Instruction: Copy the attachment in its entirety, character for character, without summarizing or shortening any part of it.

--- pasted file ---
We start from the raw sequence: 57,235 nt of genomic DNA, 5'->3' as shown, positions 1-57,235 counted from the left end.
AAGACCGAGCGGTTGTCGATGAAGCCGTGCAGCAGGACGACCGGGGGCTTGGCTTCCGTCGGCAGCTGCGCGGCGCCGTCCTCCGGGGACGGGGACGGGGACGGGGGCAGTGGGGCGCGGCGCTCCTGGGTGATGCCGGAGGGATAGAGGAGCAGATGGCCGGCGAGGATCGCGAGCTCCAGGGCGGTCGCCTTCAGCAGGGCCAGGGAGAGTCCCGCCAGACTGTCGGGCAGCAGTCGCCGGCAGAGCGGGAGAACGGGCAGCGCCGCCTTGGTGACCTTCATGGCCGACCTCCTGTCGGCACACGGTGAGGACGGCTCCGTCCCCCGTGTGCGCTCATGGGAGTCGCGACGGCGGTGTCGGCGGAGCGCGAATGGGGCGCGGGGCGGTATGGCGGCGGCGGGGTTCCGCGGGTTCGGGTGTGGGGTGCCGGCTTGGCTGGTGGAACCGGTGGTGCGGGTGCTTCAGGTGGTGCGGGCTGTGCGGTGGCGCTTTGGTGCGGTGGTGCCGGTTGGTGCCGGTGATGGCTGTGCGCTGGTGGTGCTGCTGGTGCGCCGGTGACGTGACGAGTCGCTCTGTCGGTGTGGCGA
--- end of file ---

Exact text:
We start from the raw sequence: 57,235 nt of genomic DNA, 5'->3' as shown, positions 1-57,235 counted from the left end.
AAGACCGAGCGGTTGTCGATGAAGCCGTGCAGCAGGACGACCGGGGGCTTGGCTTCCGTCGGCAGCTGCGCGGCGCCGTCCTCCGGGGACGGGGACGGGGACGGGGGCAGTGGGGCGCGGCGCTCCTGGGTGATGCCGGAGGGATAGAGGAGCAGATGGCCGGCGAGGATCGCGAGCTCCAGGGCGGTCGCCTTCAGCAGGGCCAGGGAGAGTCCCGCCAGACTGTCGGGCAGCAGTCGCCGGCAGAGCGGGAGAACGGGCAGCGCCGCCTTGGTGACCTTCATGGCCGACCTCCTGTCGGCACACGGTGAGGACGGCTCCGTCCCCCGTGTGCGCTCATGGGAGTCGCGACGGCGGTGTCGGCGGAGCGCGAATGGGGCGCGGGGCGGTATGGCGGCGGCGGGGTTCCGCGGGTTCGGGTGTGGGGTGCCGGCTTGGCTGGTGGAACCGGTGGTGCGGGTGCTTCAGGTGGTGCGGGCTGTGCGGTGGCGCTTTGGTGCGGTGGTGCCGGTTGGTGCCGGTGATGGCTGTGCGCTGGTGGTGCTGCTGGTGCGCCGGTGACGTGACGAGTCGCTCTGTCGGTGTGGCGA